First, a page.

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Hyperbaric Medicine

Hyperbaric medicine is recognized by most of us as the treatment of choice for deep dive sickness via decompression ( a process for removing excess nitrogen gas bubbles from the blood stream). Well-hyperbaric medicine has come a long way, is appropriate for many indications and can be the treatment of choice for conditions requiring hyperbaric oxygen therapy (HBOT) such carbon monoxide poisoning. Hyperbaric medicine has also provided great success in providing evidence-based, advanced wound care technology to improve chronic diabetic ulcers, radiation injuries, burns, and crushing injuries to tissue.

Treatments are provided in FDA approved, multiplace or monoplace hyperbaric chambers that delivers 100% oxygen in an environment that is pressurized 2-3 x normal atmospheric pressure. The theory is that with the additional oxygen and pressure, the oxygen transport cabability of the blood is greatly enhanced bringing an oxygen rich blood supply to promote faster healing in compromised tissues. The chamber also promotes vasoconstriction which can help in some conditions like burns. Patients are monitored by clinical staff throughout the treatment, which normally lasts about 2 hrs. Depending on the severity of the affected area, physicians prescribe and supervise a set number of treatments over time to obtain the healing results. There are not many contraindications for these treatments. Side effects are usually minor and ear or sinus pressure related, which often is naturally resolved within a few hours after treatment. Health insurance companies often cover the costs of the treatments for a variety of clinical indications.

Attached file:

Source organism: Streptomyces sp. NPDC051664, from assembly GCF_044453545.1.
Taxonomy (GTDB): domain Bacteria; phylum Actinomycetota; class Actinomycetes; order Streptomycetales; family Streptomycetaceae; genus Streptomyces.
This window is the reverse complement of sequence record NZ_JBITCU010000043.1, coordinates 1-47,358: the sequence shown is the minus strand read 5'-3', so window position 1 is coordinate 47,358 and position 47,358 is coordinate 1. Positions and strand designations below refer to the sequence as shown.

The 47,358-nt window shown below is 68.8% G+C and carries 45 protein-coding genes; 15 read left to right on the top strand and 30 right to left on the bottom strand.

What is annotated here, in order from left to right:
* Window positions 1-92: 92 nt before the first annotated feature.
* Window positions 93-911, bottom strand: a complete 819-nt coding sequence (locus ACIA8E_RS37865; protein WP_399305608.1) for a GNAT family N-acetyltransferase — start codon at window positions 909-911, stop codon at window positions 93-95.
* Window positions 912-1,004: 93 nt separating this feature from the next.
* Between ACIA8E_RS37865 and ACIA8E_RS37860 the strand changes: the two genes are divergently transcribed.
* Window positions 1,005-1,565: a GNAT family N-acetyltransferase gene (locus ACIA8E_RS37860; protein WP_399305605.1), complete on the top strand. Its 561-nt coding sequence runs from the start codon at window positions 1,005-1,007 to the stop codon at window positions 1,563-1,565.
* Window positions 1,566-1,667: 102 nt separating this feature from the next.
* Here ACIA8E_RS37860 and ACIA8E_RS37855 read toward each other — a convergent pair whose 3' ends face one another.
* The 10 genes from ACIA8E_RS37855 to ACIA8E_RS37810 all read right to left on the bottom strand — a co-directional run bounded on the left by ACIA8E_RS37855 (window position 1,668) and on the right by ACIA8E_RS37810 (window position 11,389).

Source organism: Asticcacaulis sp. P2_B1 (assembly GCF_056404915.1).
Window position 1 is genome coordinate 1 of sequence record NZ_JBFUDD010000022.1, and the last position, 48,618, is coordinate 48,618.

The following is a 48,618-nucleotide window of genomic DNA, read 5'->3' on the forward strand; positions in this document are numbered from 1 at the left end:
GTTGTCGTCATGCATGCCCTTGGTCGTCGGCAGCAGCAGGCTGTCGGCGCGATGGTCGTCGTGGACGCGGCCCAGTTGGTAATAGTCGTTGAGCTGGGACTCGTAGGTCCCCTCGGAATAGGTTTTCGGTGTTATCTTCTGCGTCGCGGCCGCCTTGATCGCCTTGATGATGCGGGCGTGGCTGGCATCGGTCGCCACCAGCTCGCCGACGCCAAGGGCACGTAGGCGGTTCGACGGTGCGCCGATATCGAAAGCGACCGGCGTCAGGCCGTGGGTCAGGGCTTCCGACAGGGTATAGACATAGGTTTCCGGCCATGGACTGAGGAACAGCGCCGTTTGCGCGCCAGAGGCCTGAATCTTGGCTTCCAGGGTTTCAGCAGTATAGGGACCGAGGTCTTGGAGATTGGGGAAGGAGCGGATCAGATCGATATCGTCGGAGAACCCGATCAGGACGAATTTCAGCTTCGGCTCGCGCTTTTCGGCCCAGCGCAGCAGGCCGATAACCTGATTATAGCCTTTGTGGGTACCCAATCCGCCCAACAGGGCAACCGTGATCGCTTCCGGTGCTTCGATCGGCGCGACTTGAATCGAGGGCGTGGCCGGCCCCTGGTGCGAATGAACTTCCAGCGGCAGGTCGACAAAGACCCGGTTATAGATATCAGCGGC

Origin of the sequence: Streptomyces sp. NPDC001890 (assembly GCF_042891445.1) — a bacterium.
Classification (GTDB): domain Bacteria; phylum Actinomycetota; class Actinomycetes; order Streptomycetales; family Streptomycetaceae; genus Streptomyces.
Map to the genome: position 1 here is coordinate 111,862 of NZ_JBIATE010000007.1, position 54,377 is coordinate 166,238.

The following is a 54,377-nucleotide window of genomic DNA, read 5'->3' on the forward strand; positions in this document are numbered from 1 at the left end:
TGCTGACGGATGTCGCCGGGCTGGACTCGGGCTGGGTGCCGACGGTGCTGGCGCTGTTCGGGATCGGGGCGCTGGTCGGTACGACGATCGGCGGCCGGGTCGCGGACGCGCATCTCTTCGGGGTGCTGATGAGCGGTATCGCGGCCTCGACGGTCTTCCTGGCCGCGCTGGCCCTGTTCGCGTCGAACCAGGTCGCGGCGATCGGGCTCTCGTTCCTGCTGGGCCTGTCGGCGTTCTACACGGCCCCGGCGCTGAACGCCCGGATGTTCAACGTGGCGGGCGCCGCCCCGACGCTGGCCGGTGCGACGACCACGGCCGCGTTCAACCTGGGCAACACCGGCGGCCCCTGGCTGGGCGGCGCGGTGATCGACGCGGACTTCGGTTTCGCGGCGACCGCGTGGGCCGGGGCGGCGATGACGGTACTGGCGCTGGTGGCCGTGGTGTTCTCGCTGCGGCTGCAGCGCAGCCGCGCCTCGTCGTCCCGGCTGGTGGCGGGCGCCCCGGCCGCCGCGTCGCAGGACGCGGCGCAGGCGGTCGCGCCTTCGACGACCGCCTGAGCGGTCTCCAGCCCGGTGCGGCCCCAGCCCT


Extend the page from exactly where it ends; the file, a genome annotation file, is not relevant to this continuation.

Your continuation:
For this segment, we are joined by guest, Charles Hall, BSN of Hyperbaric Physicians of GA (the largest hyperbaric medicine group in the Southeast) to provide the latest information on hyperbaric medicine. Listeners can find more information at


Dr. David Swhegman

  • Medical Degree from The Ohio State University
  • Residency completed in Emergency Medicine from OSU
  • Former Asst. Professor of Emergency Medicine at Emory
  • Chief Medical Director in private practice at Hyperbaric Physicians of Georgia
  • Named 2011 “Top Doctor in Atlanta” by Atlanta Magazine


Charles Hall

  • BSN from South University
  • 8 yrs experience in surgical/cardiovascular intensive care
  • Joined Hyperbaric Physicians of GA in 2010



Colorectal Cancer

March is Colorectal Cancer Awareness month in the United States. Colon cancer is the third leading cause of cancer death in the US- and it is often preventable! The American Cancer Society estimates that approximately 140,000 people will be diagnosed with colorectal cancer this year and there will be about 50,000 deaths attributed to this disease. Yet almost 20 million Americans have not been screened (the current screening rate is 65.1%). The lifetime risk of developing colorectal cancer is 1:20.